Wide-Open Sandbox 
  • You can go through True Crime: Streets of LA and True Crime: New York City without killing a single enemy, either by limiting yourself to non-lethal weapons or using precision aim to go for kneeshots.
  • Red Dead Redemption. You can minimize all killing in the game with your trusty lasso - aside from times you must kill, such as the gatling gun missions - but it's Nintendo Hard to do the entire game that way.
  • It's possible to play through all the X-Universe games without killing anyone directly, or without killing anyone at all (provided you don't do the plots). The goal is to keep your combat rank at "Harmless", which means you have zero kills. If you kill any enemy, the rank goes up and takes several real-time hours to go back down.
  • Killing is kind of unavoidable in the Grand Theft Auto series, but very few people have actually tried to not kill anyone as they go about the optional objectives - trying not to run over people on the sidewalk, etc. Doing their best to kill the absolute minimum number of people to finish the game.
    • Completely possible in Grand Theft Auto 2, where one can score points by performing stunts, taking cars to a crusher, or simply giving people rides in Taxis. Each level can also be finished by collecting hidden tokens scattered around the map, with each district having a bonus stage that can only be played after doing this.
    • Youtuber DarkViperAU has made a truly herculean effort to do a pacifist run of Grand Theft Auto V, though he's proven that it's impossible to proceed without a few mandatory kills here and there.
  • Watch_Dogs 2 gives all the tools for a pacifist run. Hacked power conduits, shock gadgets, the stun gun, and melee attacks all non-lethally subdue enemies, and drones can often complete an objective without Marcus even being in the danger zone. However, this isn't directly incentivised by the game, perhaps because it plays like a Self-Imposed Challenge - not only do lethal explosives have a much wider radius, stunned enemies will wake up by themselves after a couple of minutes or when roused by a buddy, and not using steam pipe explosions in car chases removes the most effective way of disabling an enemy vehicle.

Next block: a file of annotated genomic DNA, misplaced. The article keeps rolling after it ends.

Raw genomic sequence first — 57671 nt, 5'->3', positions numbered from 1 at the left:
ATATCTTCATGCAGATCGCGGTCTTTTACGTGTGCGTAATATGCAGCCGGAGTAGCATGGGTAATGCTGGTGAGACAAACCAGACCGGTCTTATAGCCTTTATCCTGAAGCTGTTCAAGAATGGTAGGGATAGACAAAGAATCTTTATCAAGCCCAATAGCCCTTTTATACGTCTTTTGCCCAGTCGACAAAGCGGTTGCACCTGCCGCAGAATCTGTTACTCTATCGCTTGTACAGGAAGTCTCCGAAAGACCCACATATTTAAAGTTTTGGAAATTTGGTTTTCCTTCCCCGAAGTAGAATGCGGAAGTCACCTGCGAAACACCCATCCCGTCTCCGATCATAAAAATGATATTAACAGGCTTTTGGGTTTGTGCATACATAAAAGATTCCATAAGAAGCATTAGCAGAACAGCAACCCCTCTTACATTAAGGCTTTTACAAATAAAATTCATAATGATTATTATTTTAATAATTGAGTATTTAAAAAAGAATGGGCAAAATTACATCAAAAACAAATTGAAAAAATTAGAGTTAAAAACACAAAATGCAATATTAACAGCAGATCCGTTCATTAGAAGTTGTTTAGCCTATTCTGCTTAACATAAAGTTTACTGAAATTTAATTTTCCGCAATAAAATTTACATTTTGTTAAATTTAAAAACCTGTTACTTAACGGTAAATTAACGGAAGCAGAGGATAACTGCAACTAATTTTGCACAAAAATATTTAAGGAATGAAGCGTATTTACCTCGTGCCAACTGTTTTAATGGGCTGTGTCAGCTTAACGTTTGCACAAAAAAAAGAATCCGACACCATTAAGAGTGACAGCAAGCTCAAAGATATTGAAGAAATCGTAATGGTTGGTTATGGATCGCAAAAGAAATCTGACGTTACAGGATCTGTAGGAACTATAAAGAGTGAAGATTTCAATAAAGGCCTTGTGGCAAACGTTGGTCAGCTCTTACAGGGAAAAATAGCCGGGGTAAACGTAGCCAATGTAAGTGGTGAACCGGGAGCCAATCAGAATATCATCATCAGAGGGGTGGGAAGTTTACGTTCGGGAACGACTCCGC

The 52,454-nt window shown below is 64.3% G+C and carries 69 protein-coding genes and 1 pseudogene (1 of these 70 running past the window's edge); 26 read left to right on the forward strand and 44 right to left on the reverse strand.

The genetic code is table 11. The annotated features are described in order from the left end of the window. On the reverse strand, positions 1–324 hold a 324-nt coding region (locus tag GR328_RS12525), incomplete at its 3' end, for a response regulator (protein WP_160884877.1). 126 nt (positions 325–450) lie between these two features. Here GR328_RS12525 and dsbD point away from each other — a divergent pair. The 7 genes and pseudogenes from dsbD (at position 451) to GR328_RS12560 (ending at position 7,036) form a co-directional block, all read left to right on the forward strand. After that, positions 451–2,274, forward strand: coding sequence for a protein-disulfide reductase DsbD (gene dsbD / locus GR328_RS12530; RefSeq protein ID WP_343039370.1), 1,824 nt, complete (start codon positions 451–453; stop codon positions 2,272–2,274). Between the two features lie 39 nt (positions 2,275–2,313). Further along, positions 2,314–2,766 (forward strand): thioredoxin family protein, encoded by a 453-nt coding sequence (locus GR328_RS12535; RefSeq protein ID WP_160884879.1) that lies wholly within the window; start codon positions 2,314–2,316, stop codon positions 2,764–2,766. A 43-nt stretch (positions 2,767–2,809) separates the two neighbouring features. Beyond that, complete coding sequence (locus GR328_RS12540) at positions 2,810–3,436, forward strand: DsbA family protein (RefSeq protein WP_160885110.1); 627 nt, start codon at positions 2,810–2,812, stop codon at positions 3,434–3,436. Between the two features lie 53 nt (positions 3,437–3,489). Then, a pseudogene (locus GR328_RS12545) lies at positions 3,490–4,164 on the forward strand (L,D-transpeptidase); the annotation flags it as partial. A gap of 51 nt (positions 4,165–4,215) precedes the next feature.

• Since The Legend of Zelda: Breath of the Wild allows you to face Calamity Ganon right after the Great Plateau and there's no mandatory fight in the early sanctuaries, it's possible to complete the game by just defeating Ganon and his Blights without killing anything else.

    Other Games 

    Tabletop Games 

    Other Media 
  • A Dearth of Choice: At first, the best the dungeon can offer is the prospect of fighting only lesser monsters who will not seek to land mortal blows, in exchange for a binding promise not to harm the core. As he expands, however, he constructs extensive non-combat areas, which adventurers are free to visit, and they can even obtain rewards by helping the skeletal cooks and tailors and blacksmiths.
  • The El Goonish Shive NP strips have two storylines about Grace trying a pacifist run:
  • Downplayed in I Woke Up As a Dungeon, Now What?. While the parties delving into Taylor have to fight her minions for her to gain mana, she keeps it to sparring and takes care not to let her minions kill or seriously injure the adventurers. She also initially asks the adventurers to avoid killing her minions, but relaxes this rule once she gets access to spawners and confirms that minions linked to a spawner retain their memories and personalities when they come back to life.
  • Not a Villain: The Game, the virtual reality game a few people play and almost everyone watches After the End, has different ways/alignments to play, one of them the pacifist Erbana. Erbanas use plants and are not allowed to hurt or much less kill others, lest they lose their powers. Best exemplified by Kleya in the Game Tutorial where she manages to resolve every encounter peacefully and gains a 100% Erbana-alignment rating.
  • There Is No Epic Loot Here, Only Puns: Delta works hard to make her Dungeon into a place where people can just come and be. Test themselves, sure, but killing is strongly frowned upon, and will usually result in escalation. Such as her spider room, which someone could safely walk through blindfolded, or entirely avoid the webs for an extra prize, but if an adventurer starts killing off the spiders, a powerful "spidergeist" boss monster will emerge.
  • Free Guy: Blue Shirt Guy levels up by not attacking people, and he ends up going viral in the player community because he's the first person to attempt to play the game in a non violent, heroic way.
  • Wreck-It Ralph: In-universe example — Ralph climbs the tower in Hero's Duty and grabs the medal while no-one's playing it so he wouldn't have to fight a single bug.